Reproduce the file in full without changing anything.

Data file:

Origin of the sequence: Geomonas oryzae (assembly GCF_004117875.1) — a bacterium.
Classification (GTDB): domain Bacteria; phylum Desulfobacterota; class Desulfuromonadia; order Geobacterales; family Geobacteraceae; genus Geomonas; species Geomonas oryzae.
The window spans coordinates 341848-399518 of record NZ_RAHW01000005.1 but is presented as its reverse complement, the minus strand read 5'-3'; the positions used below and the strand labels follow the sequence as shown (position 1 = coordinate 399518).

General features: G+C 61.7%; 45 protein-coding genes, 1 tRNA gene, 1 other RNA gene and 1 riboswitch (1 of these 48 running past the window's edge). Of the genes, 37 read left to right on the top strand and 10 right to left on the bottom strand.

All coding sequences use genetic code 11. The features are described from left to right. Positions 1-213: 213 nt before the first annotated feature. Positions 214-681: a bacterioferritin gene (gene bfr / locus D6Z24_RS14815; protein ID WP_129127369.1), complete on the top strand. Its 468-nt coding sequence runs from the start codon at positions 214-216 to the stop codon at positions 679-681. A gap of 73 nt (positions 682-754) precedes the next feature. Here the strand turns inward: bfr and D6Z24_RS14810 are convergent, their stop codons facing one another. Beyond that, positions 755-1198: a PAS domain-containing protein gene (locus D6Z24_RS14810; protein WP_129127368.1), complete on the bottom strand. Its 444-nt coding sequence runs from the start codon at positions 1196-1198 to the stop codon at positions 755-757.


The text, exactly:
Origin of the sequence: Geomonas oryzae (assembly GCF_004117875.1) — a bacterium.
Classification (GTDB): domain Bacteria; phylum Desulfobacterota; class Desulfuromonadia; order Geobacterales; family Geobacteraceae; genus Geomonas; species Geomonas oryzae.
The window spans coordinates 341848-399518 of record NZ_RAHW01000005.1 but is presented as its reverse complement, the minus strand read 5'-3'; the positions used below and the strand labels follow the sequence as shown (position 1 = coordinate 399518).

General features: G+C 61.7%; 45 protein-coding genes, 1 tRNA gene, 1 other RNA gene and 1 riboswitch (1 of these 48 running past the window's edge). Of the genes, 37 read left to right on the top strand and 10 right to left on the bottom strand.

All coding sequences use genetic code 11. The features are described from left to right. Positions 1-213: 213 nt before the first annotated feature. Positions 214-681: a bacterioferritin gene (gene bfr / locus D6Z24_RS14815; protein ID WP_129127369.1), complete on the top strand. Its 468-nt coding sequence runs from the start codon at positions 214-216 to the stop codon at positions 679-681. A gap of 73 nt (positions 682-754) precedes the next feature. Here the strand turns inward: bfr and D6Z24_RS14810 are convergent, their stop codons facing one another. Beyond that, positions 755-1198: a PAS domain-containing protein gene (locus D6Z24_RS14810; protein WP_129127368.1), complete on the bottom strand. Its 444-nt coding sequence runs from the start codon at positions 1196-1198 to the stop codon at positions 755-757.